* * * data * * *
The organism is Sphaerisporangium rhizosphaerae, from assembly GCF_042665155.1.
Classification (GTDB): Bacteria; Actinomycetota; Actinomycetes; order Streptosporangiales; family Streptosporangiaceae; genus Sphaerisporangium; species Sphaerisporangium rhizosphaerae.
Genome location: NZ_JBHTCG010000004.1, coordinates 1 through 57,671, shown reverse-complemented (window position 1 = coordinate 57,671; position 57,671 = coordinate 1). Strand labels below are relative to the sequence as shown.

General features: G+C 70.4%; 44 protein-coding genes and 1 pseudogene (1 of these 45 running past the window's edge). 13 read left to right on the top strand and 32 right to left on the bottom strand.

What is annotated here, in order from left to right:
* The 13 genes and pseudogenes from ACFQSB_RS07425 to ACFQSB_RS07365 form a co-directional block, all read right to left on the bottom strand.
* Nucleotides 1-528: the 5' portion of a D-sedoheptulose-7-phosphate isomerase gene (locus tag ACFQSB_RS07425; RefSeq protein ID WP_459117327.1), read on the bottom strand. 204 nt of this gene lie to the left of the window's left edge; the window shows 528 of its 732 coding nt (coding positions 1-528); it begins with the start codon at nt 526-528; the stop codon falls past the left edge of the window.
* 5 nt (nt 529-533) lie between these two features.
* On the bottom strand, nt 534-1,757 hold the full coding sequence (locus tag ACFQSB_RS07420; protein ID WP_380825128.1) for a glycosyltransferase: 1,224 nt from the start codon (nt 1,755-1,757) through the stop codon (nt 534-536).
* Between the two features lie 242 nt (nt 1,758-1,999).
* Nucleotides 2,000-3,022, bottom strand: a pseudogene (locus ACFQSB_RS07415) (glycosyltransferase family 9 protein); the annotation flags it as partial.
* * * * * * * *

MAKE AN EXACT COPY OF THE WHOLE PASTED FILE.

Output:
The organism is Sphaerisporangium rhizosphaerae, from assembly GCF_042665155.1.
Classification (GTDB): Bacteria; Actinomycetota; Actinomycetes; order Streptosporangiales; family Streptosporangiaceae; genus Sphaerisporangium; species Sphaerisporangium rhizosphaerae.
Genome location: NZ_JBHTCG010000004.1, coordinates 1 through 57,671, shown reverse-complemented (window position 1 = coordinate 57,671; position 57,671 = coordinate 1). Strand labels below are relative to the sequence as shown.

General features: G+C 70.4%; 44 protein-coding genes and 1 pseudogene (1 of these 45 running past the window's edge). 13 read left to right on the top strand and 32 right to left on the bottom strand.

What is annotated here, in order from left to right:
* The 13 genes and pseudogenes from ACFQSB_RS07425 to ACFQSB_RS07365 form a co-directional block, all read right to left on the bottom strand.
* Nucleotides 1-528: the 5' portion of a D-sedoheptulose-7-phosphate isomerase gene (locus tag ACFQSB_RS07425; RefSeq protein ID WP_459117327.1), read on the bottom strand. 204 nt of this gene lie to the left of the window's left edge; the window shows 528 of its 732 coding nt (coding positions 1-528); it begins with the start codon at nt 526-528; the stop codon falls past the left edge of the window.
* 5 nt (nt 529-533) lie between these two features.
* On the bottom strand, nt 534-1,757 hold the full coding sequence (locus tag ACFQSB_RS07420; protein ID WP_380825128.1) for a glycosyltransferase: 1,224 nt from the start codon (nt 1,755-1,757) through the stop codon (nt 534-536).
* Between the two features lie 242 nt (nt 1,758-1,999).
* Nucleotides 2,000-3,022, bottom strand: a pseudogene (locus ACFQSB_RS07415) (glycosyltransferase family 9 protein); the annotation flags it as partial.